Russia’s Economy Is Cratering, and the Sanctions Against Putin Keep Coming

Russians are lining up outside ATMs to withdraw money as the economy continues its freefall.

The Russian economy is in freefall as a result of the United States, the European Union, Canada, the United Kingdom, and many other nations imposing sanctions against Russian companies, oligarchs, and financial institutions, including the country’s central bank, in response to Vladimir Putin’s invasion of and continued assault on Ukraine. 

The worth of Russia’s ruble sank below $.01 U.S. at one point on Monday, losing more than 20% of its value after a series of devastating sanctions targeting some of its richest and most powerful, as well as the Russian economy more generally. Russians lined up outside ATMs this weekend to withdraw money, even after the Bank of Russia said in a Friday statement that the amount of money in ATMs was “more than sufficient” and that Russians’ bank funds were “fully preserved and available for any transactions.”

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Bank of Russia governor Elvira Nabiullina said Monday that “households and companies” are “experiencing a deterioration of their financial position” as a result of the sanctions. 

“The new sanctions imposed by foreign states have entailed a considerable increase in the ruble exchange rate and limited the opportunities for Russia to use its gold and foreign currency reserves,” Nabiullina said in a statement announcing that the Bank of Russia would more than double its key interest rate to 20%. “Accordingly, we need to employ a wide range of tools to maintain financial stability.”


The Bank of Russia canceled trading at the Moscow Stock Exchange Monday, and the stocks of Russian companies and exchange-traded funds around the world took a massive hit as well.  The European Central Bank said Monday that the European subsidiaries of Russia’s largest bank, Moscow-based PJSC Sberbank, are on the brink of failure as a result of sanctions, Financial Times reported

The Biden administration’s latest set of sanctions effectively freeze the Bank of Russia’s ability to do business with Americans and U.S. financial institutions, as part of a broader effort to freeze Russian assets in countries that oppose the invasion. The Bank of Russia held more than $640 billion in foreign currency reserves as of Feb. 18, according to the Washington Post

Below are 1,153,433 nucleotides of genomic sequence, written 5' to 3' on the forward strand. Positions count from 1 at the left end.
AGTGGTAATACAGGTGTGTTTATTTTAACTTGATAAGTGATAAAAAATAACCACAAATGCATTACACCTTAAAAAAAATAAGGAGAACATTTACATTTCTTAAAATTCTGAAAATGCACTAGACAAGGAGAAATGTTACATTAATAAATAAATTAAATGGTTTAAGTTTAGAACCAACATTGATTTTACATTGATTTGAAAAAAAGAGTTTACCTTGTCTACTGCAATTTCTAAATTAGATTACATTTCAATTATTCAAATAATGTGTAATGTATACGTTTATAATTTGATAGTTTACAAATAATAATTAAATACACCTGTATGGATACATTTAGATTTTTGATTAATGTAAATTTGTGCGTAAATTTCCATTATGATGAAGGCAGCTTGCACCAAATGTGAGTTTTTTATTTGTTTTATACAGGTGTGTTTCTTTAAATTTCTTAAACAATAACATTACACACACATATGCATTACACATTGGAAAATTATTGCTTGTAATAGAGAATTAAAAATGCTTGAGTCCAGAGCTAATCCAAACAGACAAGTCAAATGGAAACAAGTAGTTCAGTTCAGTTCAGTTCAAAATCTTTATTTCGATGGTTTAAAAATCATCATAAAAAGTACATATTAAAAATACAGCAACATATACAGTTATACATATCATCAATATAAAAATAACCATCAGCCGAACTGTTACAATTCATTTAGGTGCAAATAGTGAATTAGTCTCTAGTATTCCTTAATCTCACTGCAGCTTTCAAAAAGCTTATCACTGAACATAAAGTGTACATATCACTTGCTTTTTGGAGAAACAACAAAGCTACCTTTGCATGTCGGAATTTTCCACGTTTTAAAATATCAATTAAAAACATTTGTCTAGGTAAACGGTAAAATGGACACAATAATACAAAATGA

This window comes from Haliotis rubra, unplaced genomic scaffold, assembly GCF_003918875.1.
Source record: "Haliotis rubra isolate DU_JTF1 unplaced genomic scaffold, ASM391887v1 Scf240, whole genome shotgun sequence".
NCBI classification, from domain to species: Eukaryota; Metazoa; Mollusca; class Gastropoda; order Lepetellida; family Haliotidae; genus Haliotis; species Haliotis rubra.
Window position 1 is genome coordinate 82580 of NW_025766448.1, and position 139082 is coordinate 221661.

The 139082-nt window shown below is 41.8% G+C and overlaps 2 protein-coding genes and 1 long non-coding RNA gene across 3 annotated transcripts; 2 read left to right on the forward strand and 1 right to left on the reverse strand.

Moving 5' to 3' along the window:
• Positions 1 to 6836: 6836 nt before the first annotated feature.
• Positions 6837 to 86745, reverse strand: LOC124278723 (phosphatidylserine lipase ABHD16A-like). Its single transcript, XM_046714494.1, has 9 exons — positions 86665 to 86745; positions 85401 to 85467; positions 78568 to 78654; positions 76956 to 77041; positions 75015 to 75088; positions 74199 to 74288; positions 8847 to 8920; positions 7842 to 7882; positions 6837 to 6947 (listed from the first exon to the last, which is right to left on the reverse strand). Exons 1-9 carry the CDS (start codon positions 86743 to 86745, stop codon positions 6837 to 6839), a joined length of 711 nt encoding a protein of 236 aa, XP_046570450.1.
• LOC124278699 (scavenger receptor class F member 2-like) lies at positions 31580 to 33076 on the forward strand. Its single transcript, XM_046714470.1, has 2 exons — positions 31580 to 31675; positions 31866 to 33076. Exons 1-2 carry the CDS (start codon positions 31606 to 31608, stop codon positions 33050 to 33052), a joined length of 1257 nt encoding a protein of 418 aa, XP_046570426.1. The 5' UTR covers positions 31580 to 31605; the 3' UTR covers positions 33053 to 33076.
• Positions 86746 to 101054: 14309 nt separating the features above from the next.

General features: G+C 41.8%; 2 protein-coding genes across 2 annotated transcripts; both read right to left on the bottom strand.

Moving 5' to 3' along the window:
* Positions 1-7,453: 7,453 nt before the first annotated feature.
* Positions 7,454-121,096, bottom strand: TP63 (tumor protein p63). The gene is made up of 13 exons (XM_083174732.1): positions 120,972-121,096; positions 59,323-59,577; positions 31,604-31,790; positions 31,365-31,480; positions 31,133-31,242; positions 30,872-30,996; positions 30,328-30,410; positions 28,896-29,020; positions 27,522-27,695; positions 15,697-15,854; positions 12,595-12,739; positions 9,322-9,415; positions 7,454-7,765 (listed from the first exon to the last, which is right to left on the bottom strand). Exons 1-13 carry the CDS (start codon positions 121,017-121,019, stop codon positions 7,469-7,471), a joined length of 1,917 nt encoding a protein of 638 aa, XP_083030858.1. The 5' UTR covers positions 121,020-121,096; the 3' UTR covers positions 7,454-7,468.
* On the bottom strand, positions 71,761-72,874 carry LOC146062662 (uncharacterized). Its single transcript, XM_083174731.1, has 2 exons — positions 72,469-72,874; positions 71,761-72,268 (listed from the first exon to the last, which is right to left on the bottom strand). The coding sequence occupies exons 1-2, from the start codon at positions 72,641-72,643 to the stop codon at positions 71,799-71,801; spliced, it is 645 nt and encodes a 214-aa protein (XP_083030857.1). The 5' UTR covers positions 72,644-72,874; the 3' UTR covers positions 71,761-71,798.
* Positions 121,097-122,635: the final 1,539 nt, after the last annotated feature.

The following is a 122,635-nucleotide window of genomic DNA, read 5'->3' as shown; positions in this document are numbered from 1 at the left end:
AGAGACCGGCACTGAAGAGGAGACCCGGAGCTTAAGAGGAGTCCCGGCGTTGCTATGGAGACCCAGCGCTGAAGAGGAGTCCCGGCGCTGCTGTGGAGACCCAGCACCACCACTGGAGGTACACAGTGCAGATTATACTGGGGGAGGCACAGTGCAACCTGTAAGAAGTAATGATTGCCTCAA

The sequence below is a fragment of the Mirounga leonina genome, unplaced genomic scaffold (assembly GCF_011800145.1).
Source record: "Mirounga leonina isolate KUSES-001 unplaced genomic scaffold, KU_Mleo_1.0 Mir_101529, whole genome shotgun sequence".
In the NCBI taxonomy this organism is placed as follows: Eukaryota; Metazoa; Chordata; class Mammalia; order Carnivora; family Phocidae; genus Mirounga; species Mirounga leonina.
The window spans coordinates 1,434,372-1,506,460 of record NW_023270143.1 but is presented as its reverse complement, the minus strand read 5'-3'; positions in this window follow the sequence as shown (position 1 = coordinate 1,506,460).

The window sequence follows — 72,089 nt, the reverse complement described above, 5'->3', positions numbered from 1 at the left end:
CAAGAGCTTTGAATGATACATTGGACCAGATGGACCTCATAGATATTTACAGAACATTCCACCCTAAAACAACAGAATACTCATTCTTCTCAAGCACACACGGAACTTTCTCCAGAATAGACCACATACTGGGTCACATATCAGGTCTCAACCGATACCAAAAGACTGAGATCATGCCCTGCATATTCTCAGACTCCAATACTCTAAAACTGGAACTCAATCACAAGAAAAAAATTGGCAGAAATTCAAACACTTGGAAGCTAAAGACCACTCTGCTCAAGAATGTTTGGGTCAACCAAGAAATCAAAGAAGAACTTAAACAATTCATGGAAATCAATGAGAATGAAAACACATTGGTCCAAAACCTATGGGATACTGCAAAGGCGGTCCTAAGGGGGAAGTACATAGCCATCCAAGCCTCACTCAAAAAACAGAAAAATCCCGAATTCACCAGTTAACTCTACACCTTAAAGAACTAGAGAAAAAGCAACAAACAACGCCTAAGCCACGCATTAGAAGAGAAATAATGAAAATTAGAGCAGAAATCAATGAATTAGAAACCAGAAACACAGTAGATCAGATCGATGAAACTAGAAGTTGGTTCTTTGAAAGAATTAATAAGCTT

On Monday, the U.S. Treasury Department also sanctioned the leader of the Russian Direct Investment Fund, Putin ally Kirill Dmitriev.

“The unprecedented action we are taking today will significantly limit Russia’s ability to use assets to finance its destabilizing activities, and target the funds Putin and his inner circle depend on to enable his invasion of Ukraine,” Treasury Secretary Janet Yellen said in a statement

A senior Biden administration official said in a conference call Sunday that the new sanctions were imposed because the administration found out over the weekend that the Russian central bank “was attempting to move assets and there would be a great deal of asset flight starting on Monday morning from institutions around the world,” according to CNBC


Canadian Prime Minister Justin Trudeau similarly announced on Monday a ban on all Canadian financial institutions from doing business with Russia’s central bank, “eliminating its ability to deploy Russia’s international currency reserves and further restricting Putin’s ability to finance his war of choice.”

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Even Switzerland, a nation synonymous with neutrality, announced Monday it would join other European Union nations in freezing Russian assets within its borders. 

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Previous sanctions announced by President Joe Biden last week included an expansion of penalties against Russian oligarchs and freezing top Russian banks out of the international banking system, and Putin himself—as well as Russian foreign minister Sergey Lavrov—were targeted by Treasury sanctions Friday

The new sanctions follow an agreement this weekend between leaders of the European Commission, the U.S., the United Kingdom, France, Germany, and Italy to move to marginalize Russia within the international finance system and punish Russian oligarchs who are tied to Putin. 

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The Russian energy sector has also been slammed by the global response to the Ukraine invasion, as BP announced Sunday that it would sell off its nearly 20% stake in state-owned oil company Rosneft, while Shell announced Monday that it would exit its joint ventures with Russian state-owned energy company Gazprom—including the Nord Stream 2 pipeline project. 

An official at the Institute of International Finance (IIF), the trade association for the global financial industry, predicted Monday that the Russian economy could contract as much as 10% due to the response to the Ukraine invasion. 

“This takes us back to the 1990s when the [Russian] economy was in complete disconnect from the global economy,” IIF deputy chief economist Elina Ribakova told the Wall Street Journal

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Ukraine, Vladimir Putin, ukraine invasion, russian oligarchs, worldnews, world conflict

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